In 2016, I covered orders and deliveries for Boeing (NYSE:BA) and Airbus (OTCPK:EADSF) with monthly reports. In 2017, I will continue this coverage as it gives us somewhat of an idea of current performance and the ability for the respective manufacturers to grow order books.
Below, the other reports from 2017 can be found:
Figure 1: Orders January 2017 (Source: AeroAnalysis)
January was a naturally slow month for Airbus with just four orders. The slow start returns almost each year as jet makers try to finalize orders before the end of the year.
In January, Airbus booked four orders split between three wide-body aircraft and one narrow-body aircraft:
- Mexican VivaAerobus ordered a single Airbus A320ceo airframe
- Air France ordered three Airbus A350-900 aircraft
Important to note is the fact that the Airbus A350-900 order is a swap rather than an order. Last year, Air France canceled the order for two undelivered Airbus A380s and ordered the Airbus A350-900 instead. What we see here is that Airbus continues to experience difficulties to gather orders for an airplane it has believed and so much invested in.
Compared to January 2016, order inflow declined by 12 units. This was partly caused by an aircraft deal for 14 Airbus A330-900neo airframes being finalized at the start of 2016.
Figure 2: Deliveries January (Source: AeroAnalysis)
In 2016, Airbus delivered 688 aircraft, marking a record production year for the European jet maker. Year-over-year production grew by 8%. For 2017, Airbus aims to deliver more than 700 aircraft, which signals another record-breaking year.
In January, Airbus delivered 25 aircraft divided between four wide bodies and 21 narrow bodies:
- After delivering 15 Airbus A350-900 aircraft in December 2016, Airbus delivered a single A350 in January to Ethiopian Airlines
- Airbus delivered four Airbus A330-300 aircraft to two Asian and a Saudi Arabian airline
- Airbus delivered five Airbus A320ceo aircraft
- Two Airbus A320neo aircraft were delivered to GoAir and Azul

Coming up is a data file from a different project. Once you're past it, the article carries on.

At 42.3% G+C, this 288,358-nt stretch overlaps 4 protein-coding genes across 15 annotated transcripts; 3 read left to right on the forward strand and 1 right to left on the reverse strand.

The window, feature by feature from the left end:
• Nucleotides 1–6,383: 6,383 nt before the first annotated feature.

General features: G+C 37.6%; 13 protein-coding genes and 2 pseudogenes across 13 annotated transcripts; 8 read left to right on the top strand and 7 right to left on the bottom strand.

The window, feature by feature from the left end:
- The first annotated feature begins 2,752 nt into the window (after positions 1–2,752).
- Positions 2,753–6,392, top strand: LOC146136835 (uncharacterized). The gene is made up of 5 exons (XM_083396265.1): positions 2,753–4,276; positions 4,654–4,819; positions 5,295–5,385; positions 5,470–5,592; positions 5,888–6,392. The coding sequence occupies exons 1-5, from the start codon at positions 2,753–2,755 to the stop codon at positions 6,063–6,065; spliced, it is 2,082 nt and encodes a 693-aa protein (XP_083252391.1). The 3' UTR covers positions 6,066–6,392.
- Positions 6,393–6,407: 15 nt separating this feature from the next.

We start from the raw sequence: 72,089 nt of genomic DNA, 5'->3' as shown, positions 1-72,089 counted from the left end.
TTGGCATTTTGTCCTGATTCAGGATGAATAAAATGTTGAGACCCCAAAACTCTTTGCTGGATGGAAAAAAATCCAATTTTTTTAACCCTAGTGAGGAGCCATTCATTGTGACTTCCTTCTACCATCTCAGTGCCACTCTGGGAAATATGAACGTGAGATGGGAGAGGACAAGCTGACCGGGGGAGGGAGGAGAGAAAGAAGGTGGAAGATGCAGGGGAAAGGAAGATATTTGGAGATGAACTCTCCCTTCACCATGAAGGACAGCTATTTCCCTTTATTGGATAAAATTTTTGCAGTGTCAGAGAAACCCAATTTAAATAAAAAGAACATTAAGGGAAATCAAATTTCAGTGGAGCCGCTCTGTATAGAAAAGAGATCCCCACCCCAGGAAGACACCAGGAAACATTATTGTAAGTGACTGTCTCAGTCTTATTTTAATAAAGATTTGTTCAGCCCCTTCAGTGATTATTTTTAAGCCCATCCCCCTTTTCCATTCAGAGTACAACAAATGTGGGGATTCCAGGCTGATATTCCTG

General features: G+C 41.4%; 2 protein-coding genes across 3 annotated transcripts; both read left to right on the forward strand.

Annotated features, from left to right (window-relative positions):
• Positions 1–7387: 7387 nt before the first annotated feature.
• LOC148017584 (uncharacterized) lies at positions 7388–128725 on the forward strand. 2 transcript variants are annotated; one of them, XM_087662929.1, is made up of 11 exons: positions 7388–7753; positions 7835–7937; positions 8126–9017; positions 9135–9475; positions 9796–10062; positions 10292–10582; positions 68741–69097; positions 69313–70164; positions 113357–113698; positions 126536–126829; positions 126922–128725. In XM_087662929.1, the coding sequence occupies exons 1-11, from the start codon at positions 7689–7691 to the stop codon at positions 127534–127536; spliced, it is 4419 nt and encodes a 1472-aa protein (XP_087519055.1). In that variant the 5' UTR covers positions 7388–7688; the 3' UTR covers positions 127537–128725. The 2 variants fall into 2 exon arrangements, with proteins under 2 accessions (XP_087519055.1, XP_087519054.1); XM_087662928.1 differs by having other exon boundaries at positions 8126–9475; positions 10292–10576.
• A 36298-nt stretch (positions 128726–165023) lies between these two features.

- The importance of the Airbus A321 showed in the January deliveries with 14 deliveries
- No Airbus A380 aircraft were delivered
Year-over-year deliveries increased by three units, primarily driven by higher narrow-body deliveries.
Airbus has not supplied an order guidance for 2017, but I do think that the jet maker will be targeting a book-to-bill ratio of 0.9-1. In January, the gross ratio was 0.16 and the net ratio was 0.08 but, after one month of orders and deliveries, no meaningful conclusions can be drawn from the book-to-bill figure.
In this month’s spotlight, we have VivaAerobús. VivaAerobús is a Mexican Airline that commenced operations in November 2006 with the help of a Mexican bus company and the founders of Ryanair (NASDAQ:RYAAY).
The airline currently serves 25 destinations from its hubs in México City, Monterrey, Guadalajara and Cancún. It has a big domestic network with Las Vegas and Houston being the only destinations outside of Mexico.
Despite having started operations with two Boeing 737-700 aircraft a decade ago, the airline currently is an all-Airbus operator with 19 Airbus A320s and two Airbus A320neos in service. The airline has unfilled orders for one Airbus A320ceo and 38 Airbus A320neo aircraft to be delivered by 2021.
Drawing material conclusions based on January's orders and deliveries is not possible. One thing that will hold for 2017 as much as it did for 2016 is that it will be another tough year on the aircraft market, where wide-body aircraft orders will be under pressure.
For Airbus, one of the main targets this year will be a smooth ramp up in Airbus A350 production and ramping up the number of Airbus A320neo deliveries.
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Disclosure: I am/we are long BA.
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